Secure Your Mac Data and Why I Stopped Using Time Machine

I’ve been using Mac OSX for years now, and I’ve been pretty happy with using Time Machine for backups because in general, it’s been really easy. That is, until you want to put your Time Machine disk into a cupboard somewhere and access it over the network. This assumes you’re not using a Time Capsule (because Time Machine and Time Capsule are designed to work together).

I’m an IT kinda guy. I’m not paying the ridiculous amount of money that Apple want for a Time Capsule – sorry. I love my MacBook Pro, it works it’s fantastic build quality and of course OSX is, in my humble opinion, the best operating system available for computers. It’s more polished than Linux and has software available that Linux doesn’t seem to. But I’m still not paying the silly price for other Apple hardware that I really don’t need.

So, I have a Home Theatre PC running XBMC which is switched on all the time, recording TV shows at various times of the day. Given that it’s on all the time, it seemed like a logical place to put a couple of backup disks, one for my wife’s iMac and MacBook Pro and one for my MacBook Pro. So, I installed a couple of Vantec NexStar USB/eSATA drive caddies (so that I can easily switch disks if they fail, or I want to swap for other reasons) which I bought for $25 on eBay. I also installed a SATA to eSATA port in the back so that I could run eSATA instead of USB2.0 and take some of the pressure off the machine during backups.

And then I tried to get TimeMachine to talk to it all. With no luck. I’m not going to go into the details of Netatalk and Avahi to try to get Time Machine to talk to my MythBuntu based Media Server. But it stopped working with Mavericks so I’ve dumped it and gone with Samba instead since apparently Mavericks now prefers SMB2 for network traffic. Except for Time Machine of course, which still requires AFP.

Bye bye Time Machine. If Apple can’t be bothered to adjust it to work with SMB2 which everything else in the entire WORLD uses, then I can’t spend any more time on it.


So, I’ve switched exclusively to use CrashPlan. Our family already used Crashplan (from Code42) for online / cloud backups because their service is very reasonably priced and has already saved our bacon a couple of times when we’ve deleted things by mistake – and it works well. Now we’re using CrashPlan to backup across the internal network onto the external drives as well as to the cloud.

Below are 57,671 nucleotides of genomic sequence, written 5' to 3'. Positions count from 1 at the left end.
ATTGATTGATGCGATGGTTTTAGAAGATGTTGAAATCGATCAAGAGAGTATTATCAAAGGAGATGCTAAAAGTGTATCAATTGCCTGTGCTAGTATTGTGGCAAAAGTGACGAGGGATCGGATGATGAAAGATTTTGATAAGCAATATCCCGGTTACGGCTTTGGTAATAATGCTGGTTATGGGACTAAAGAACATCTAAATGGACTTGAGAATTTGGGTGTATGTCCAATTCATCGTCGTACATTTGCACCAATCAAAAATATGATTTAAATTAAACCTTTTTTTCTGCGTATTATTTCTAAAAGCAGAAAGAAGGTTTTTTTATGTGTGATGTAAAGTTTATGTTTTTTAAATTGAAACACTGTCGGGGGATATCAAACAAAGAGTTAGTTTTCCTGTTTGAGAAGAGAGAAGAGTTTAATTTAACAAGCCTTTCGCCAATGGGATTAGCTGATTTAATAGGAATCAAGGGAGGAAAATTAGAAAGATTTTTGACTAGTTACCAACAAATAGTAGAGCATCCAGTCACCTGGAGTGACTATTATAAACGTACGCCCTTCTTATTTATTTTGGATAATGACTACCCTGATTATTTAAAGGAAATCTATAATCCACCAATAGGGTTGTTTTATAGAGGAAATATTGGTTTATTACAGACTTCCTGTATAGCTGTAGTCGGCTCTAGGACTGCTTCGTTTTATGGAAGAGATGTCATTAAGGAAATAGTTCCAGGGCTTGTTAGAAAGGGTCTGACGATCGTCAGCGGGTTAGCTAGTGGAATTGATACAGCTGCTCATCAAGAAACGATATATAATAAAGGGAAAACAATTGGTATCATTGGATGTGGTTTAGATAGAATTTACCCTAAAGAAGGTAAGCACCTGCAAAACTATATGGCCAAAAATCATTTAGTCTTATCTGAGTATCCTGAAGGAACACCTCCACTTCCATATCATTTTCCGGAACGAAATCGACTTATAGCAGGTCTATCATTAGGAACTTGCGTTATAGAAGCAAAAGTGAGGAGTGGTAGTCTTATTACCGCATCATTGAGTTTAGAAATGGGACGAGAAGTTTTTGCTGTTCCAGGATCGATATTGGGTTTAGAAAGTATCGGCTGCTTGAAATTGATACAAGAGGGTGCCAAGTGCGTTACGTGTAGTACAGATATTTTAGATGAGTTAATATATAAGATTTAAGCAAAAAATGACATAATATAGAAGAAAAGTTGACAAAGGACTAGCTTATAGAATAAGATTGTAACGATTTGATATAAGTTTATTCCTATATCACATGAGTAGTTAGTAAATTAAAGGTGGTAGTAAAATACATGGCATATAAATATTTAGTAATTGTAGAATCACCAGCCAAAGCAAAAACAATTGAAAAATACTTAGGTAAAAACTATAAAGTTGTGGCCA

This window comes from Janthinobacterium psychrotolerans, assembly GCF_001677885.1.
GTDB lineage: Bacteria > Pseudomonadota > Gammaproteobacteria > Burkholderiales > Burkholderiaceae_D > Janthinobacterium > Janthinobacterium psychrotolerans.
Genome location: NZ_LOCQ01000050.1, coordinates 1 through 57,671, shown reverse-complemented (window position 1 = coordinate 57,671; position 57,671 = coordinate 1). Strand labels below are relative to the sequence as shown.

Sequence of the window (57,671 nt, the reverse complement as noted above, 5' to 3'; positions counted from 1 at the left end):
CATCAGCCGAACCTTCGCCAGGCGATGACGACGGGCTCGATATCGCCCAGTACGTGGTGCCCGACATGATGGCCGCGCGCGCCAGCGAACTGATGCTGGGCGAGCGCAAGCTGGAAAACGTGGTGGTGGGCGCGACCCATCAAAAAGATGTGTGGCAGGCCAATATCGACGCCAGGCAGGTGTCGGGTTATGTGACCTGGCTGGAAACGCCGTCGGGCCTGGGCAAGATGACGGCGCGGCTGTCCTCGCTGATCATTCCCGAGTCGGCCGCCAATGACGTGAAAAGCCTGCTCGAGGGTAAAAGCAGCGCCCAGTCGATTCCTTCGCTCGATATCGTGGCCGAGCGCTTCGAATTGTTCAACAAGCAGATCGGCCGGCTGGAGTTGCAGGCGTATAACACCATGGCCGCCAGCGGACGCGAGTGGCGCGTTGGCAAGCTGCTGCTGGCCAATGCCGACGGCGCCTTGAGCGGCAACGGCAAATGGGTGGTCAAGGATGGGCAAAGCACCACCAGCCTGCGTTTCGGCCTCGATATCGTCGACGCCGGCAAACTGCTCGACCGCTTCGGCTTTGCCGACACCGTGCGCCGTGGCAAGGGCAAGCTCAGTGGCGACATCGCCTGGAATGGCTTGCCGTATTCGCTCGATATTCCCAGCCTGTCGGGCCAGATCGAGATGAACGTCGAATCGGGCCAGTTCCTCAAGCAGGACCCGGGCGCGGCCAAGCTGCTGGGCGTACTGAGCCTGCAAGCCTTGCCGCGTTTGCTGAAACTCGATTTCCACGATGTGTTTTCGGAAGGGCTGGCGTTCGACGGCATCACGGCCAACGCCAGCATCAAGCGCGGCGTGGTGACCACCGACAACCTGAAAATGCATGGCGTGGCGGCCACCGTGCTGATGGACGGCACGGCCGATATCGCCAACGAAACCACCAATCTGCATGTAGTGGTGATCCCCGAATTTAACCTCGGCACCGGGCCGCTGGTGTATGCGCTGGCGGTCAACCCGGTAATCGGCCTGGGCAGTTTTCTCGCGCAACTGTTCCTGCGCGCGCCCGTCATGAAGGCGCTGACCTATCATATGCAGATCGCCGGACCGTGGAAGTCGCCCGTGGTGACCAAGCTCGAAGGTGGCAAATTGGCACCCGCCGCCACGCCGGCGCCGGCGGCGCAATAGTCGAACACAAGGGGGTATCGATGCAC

Why use both a local backup and a Cloud Backup?

The biggest reason for using both is that backing up and restoring to/from the cloud is slow. At least here in Australia where ‘Fraudband’ is highly priced and bitterly slow. So it can take WEEKS or MONTHS to backup to the cloud, leaving you with no backup to restore from if something breaks in the meantime. A local backup is much much quicker and can often complete across your internal network within hours.

But cloud backup has one massive advantage that local does not. If a local disaster strikes – such as fire or burglary – your local disks could be lost. Leaving you again with no backup. But a backup in the cloud will still be there even if your house is no longer. A truly catastrophic local event which wipes out your computing environment will not affect the cloud backup.

So, the two systems have the same outcome, your data is stored somewhere away from your computer. But provide peace of mind for different events and I’d highly recommend that both are considered.

CrashPlan makes this easy, because it supports backing up locally to networked drives as well as supporting backing up to the cloud – and the backup space available online is unlimited for home users and is extremely well priced.

Additional Information:

More details about CrashPlan can be found directly from the CrashPlan website at including how to use CrashPlan and a free 30 day trial of the cloud backup is available too. We’ve been using CrashPlan as a family (backing up our 3 Macs and the Linux Home Theatre PC for around 3 years now, and it’s never let us down.

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